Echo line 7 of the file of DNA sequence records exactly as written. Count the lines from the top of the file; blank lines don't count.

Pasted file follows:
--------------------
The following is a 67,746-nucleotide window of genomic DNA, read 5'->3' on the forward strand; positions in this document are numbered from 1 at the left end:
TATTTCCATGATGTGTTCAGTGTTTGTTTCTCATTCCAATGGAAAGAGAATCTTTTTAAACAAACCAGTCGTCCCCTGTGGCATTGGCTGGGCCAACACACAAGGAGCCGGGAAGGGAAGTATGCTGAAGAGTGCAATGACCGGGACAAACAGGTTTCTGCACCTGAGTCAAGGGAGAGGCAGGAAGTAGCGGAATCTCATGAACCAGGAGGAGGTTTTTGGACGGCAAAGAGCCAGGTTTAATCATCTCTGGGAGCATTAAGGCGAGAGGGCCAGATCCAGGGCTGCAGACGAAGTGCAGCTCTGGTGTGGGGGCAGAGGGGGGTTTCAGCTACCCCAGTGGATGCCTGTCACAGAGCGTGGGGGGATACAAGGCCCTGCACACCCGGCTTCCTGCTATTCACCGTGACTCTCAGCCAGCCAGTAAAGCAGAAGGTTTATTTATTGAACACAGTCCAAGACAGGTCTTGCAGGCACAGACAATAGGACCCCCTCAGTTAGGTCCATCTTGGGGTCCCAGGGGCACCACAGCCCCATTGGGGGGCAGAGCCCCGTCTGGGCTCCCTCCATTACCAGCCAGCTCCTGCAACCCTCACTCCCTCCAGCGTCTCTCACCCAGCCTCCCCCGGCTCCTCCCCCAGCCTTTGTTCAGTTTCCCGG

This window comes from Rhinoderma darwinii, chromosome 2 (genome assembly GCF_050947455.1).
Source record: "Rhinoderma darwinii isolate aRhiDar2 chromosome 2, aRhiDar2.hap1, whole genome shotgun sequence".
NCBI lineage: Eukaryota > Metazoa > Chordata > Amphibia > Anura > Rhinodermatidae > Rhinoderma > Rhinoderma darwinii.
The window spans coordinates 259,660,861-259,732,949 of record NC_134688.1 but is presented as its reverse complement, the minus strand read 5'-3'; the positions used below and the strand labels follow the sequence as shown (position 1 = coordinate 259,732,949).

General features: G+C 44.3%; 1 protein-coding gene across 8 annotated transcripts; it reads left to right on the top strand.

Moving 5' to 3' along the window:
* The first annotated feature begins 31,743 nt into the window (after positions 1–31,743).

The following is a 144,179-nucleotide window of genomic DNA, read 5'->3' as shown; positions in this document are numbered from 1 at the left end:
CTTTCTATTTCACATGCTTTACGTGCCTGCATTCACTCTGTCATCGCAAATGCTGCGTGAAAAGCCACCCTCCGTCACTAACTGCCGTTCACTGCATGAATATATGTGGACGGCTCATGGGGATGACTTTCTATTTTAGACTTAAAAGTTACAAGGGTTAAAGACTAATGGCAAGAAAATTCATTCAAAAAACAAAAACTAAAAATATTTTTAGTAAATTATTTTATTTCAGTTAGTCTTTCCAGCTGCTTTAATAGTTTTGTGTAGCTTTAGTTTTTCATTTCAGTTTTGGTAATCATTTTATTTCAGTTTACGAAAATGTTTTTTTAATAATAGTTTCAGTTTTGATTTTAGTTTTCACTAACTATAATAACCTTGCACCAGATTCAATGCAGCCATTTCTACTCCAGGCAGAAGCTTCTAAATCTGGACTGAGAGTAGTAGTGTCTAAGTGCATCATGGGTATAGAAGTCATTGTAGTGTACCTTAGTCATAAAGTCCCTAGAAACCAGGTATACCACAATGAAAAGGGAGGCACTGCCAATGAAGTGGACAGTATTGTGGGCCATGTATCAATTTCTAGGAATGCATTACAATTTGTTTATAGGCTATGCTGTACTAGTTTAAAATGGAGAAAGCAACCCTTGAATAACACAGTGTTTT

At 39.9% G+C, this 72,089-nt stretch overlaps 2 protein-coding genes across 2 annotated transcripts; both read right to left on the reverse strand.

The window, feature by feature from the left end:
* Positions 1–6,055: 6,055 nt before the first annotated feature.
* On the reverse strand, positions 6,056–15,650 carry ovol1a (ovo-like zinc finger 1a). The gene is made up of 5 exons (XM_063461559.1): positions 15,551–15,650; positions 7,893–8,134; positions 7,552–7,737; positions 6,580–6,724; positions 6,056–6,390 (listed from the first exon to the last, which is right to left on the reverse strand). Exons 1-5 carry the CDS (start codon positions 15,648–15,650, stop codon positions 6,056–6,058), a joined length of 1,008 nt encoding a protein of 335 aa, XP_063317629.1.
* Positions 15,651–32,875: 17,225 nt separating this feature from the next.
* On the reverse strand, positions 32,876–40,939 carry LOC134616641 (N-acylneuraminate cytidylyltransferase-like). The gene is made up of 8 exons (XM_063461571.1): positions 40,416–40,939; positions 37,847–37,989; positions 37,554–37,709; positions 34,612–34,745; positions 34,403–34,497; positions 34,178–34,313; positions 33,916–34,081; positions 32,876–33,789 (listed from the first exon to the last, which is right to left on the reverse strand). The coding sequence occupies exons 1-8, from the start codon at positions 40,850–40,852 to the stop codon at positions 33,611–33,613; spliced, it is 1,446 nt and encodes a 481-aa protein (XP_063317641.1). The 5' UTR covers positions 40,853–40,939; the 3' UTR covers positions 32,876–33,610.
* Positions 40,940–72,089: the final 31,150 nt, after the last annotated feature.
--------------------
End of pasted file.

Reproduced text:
General features: G+C 44.3%; 1 protein-coding gene across 8 annotated transcripts; it reads left to right on the top strand.